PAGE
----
Thursday, March 29, 2012

What does it mean to be a cyber bully?

After watching Chris Cuomo's 20/20 piece on cyber bullying, I realized that many of our youth, as well as adults, consider their every day online behaviors to be normative.  As we have become more reliant on electronic devices for our sources of  communication, we slowly and over time become less connected with the impact that our words might have on others.  This is only natural because we are not face to face delivering our words nor are we present when they are received. For example, if we send an unkind or angry message to someone, we do not have to experience the pain, disappointment, or shame that an individual might feel; in fact, we can walk away from our behaviors without giving it any thought at all. Although it is hard to acknowledge or admit, the more these behaviors are repeated without consequence, the more natural or normal they  become to us.  

Although there are many factors to discuss with you about the profile of a cyber bully, there is one constant that we should all be aware of and that each one of us is extremely susceptible - losing our empathy for one another. We may never intend to hurt or shame anyone with our words, but when we do not stop and consider how the other person is going to feel when he/she receives the message, we begin to take on one of the characteristics of a bully. This detachment is reinforced by the viral nature of messages that receive attention and affirmation from a vast audience and also by the longevity of its presence of the web. In simpler terms, our bullying behaviors make us wildly popular in the social networking circles, at least for the moment. 

Parents, guardians, and youth - this is an important lesson.  

1. Always, when writing, texting, etc. about another person, think about your words.
2. Think about how the other person might feel when receiving your message.
3. Once you deliberately send a message that harms another individual in any way,
you are entering the mindset of a cyber bully.  

4. Picture yourself face to face with the other person, and then, rethink each and every word before you press "send".

Our words do mean more than we think or know.
They can change and alter lives.
They can define us a bully or they can connect us in meaningful ways.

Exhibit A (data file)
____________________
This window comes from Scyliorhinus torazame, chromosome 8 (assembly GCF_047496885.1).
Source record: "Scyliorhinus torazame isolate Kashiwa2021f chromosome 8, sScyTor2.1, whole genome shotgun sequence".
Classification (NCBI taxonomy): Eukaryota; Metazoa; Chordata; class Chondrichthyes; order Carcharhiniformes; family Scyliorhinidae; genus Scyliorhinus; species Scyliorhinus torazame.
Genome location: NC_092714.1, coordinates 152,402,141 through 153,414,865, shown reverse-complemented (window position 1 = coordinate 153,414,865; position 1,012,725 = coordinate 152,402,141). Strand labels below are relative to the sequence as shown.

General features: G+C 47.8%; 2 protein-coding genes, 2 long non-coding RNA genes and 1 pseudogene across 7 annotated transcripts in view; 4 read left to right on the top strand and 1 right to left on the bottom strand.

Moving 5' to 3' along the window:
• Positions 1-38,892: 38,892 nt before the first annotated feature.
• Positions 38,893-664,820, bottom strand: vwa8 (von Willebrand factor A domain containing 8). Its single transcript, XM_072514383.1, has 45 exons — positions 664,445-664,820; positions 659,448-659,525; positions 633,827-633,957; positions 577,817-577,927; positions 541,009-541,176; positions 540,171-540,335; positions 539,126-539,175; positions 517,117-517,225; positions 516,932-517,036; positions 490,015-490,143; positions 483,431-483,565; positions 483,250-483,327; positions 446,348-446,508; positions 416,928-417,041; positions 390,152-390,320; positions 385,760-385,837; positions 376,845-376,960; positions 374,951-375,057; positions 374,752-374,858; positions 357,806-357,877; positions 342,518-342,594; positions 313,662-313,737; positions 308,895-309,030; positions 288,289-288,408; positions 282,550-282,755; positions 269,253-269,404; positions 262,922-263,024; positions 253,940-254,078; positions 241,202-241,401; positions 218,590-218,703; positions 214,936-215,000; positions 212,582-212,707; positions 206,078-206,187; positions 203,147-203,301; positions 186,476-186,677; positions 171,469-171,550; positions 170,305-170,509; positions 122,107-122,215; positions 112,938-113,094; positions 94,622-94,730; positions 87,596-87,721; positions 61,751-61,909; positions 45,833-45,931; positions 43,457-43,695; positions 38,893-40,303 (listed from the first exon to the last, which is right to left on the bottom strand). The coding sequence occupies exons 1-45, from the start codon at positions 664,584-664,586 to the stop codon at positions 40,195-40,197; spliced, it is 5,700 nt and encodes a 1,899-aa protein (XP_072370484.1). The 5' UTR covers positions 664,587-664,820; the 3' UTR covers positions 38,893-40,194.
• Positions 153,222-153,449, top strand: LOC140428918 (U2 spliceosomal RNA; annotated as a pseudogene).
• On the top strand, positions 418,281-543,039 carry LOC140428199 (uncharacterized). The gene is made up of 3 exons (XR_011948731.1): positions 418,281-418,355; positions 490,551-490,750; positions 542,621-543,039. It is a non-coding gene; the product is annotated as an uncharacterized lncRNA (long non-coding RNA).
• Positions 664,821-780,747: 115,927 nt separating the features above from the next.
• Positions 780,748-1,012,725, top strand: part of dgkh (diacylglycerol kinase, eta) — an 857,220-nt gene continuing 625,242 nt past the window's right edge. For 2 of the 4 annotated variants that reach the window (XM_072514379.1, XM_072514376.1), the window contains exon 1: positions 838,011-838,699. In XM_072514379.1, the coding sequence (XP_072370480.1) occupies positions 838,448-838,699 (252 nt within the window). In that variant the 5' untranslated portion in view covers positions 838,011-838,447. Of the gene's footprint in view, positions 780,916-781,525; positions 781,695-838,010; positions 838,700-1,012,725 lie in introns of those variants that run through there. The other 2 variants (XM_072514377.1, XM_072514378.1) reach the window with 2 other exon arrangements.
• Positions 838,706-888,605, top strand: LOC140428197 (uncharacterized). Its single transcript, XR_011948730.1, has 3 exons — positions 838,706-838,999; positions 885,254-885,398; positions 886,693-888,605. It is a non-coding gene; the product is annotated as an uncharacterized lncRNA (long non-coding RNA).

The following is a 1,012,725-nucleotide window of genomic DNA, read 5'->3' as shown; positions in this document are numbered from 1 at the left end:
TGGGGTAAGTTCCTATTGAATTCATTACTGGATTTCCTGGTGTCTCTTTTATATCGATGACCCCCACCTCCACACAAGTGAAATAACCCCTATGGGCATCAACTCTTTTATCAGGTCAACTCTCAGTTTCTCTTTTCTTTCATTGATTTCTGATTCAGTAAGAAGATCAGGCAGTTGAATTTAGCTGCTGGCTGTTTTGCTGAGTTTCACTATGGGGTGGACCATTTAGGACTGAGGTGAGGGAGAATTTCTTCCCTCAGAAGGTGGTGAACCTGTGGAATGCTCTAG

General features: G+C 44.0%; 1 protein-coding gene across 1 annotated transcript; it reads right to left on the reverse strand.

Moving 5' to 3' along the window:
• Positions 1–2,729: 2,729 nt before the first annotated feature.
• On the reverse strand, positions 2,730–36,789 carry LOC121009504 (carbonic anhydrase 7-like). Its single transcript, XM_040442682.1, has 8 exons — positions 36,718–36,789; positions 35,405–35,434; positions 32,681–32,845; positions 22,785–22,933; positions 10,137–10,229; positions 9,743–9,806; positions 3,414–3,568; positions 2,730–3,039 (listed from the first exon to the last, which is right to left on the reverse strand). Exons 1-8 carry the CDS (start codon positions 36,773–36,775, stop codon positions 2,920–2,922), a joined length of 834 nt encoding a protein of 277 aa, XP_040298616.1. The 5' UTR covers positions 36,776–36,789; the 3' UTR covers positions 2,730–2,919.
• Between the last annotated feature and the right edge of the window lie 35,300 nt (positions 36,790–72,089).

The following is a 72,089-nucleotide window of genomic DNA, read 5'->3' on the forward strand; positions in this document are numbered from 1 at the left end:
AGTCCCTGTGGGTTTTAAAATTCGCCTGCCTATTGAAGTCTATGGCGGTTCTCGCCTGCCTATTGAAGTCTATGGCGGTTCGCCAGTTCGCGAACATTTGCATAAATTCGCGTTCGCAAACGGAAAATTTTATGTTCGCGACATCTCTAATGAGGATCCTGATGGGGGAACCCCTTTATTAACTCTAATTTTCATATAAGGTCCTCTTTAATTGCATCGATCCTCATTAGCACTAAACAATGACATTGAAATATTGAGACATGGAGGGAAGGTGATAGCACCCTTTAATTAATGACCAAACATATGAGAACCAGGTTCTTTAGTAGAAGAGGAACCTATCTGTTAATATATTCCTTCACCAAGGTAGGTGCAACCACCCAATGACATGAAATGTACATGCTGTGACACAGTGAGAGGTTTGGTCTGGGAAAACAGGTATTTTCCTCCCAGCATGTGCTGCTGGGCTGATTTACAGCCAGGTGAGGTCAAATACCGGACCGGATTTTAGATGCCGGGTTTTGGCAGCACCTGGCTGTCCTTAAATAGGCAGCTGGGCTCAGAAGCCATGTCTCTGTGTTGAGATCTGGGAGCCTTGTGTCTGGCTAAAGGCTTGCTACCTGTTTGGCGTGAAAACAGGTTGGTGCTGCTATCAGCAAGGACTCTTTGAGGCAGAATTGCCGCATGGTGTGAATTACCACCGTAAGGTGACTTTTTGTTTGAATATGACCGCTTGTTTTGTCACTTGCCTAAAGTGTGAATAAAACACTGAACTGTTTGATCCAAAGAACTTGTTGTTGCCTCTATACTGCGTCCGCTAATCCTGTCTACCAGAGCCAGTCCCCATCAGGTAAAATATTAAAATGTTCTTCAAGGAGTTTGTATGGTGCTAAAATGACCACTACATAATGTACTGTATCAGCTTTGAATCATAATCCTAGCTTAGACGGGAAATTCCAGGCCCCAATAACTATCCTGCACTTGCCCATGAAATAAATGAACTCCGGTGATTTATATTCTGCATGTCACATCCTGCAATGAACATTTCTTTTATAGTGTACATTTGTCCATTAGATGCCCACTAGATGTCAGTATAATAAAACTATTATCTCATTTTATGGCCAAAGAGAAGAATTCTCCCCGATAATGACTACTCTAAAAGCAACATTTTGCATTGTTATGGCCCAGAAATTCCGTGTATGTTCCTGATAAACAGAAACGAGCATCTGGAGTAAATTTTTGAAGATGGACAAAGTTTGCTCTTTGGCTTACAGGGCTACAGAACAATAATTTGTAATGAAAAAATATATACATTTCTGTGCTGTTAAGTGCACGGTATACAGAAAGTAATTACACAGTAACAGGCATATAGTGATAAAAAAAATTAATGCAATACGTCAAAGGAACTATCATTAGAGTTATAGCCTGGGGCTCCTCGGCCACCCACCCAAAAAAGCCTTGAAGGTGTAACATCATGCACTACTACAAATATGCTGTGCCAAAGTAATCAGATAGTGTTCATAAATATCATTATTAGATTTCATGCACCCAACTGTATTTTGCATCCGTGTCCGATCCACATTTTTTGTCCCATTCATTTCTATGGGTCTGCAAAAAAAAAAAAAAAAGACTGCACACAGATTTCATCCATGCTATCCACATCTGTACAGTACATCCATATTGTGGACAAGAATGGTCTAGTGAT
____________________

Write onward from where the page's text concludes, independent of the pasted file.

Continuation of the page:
Wednesday, March 21, 2012

Anti-Bullying Movement Picks Up Speed!

I am so looking forward to the release of Lee Hirsh's movie, "Bully".  Lee is a powerful and influential individual who is using his talents and his experiences to stand against the destructive wave of bullying behavior that has become a part of our culture. 

Tragically, these harmful bullying behaviors have crossed over into the cyber world. As our children embrace a world that has been magically transformed by the wonders of technology, they also enter into a world void of human regard for one another; and they often find themselves navigating through a climate infused with revenge, retaliation, and regret. Experts agree that one out of every five children has been the target of cyber bullying, and as they age and become more proficient, the likelihood of being targeted increases immensely.  Although this may sound harsh, when we allow our children to navigate through the cyber world by utilizing any means of electronic communication without implementing proper protective and preventative measures,  we may as well put them into a car without any prior practice and tell them to go ahead and drive! We must wake up, educate ourselves, and stand with our children as they enter a very dangerous cyber world! 

I, along with countless other individuals, am committed to standing against bullying of any kind! Let's begin our education by watching Lee's movie when it is released.  And, then let's take action.  I will do my part by blogging about practical and manageable practices to incorporate into your daily lives. Let's stop all bullying  - real or cyber!

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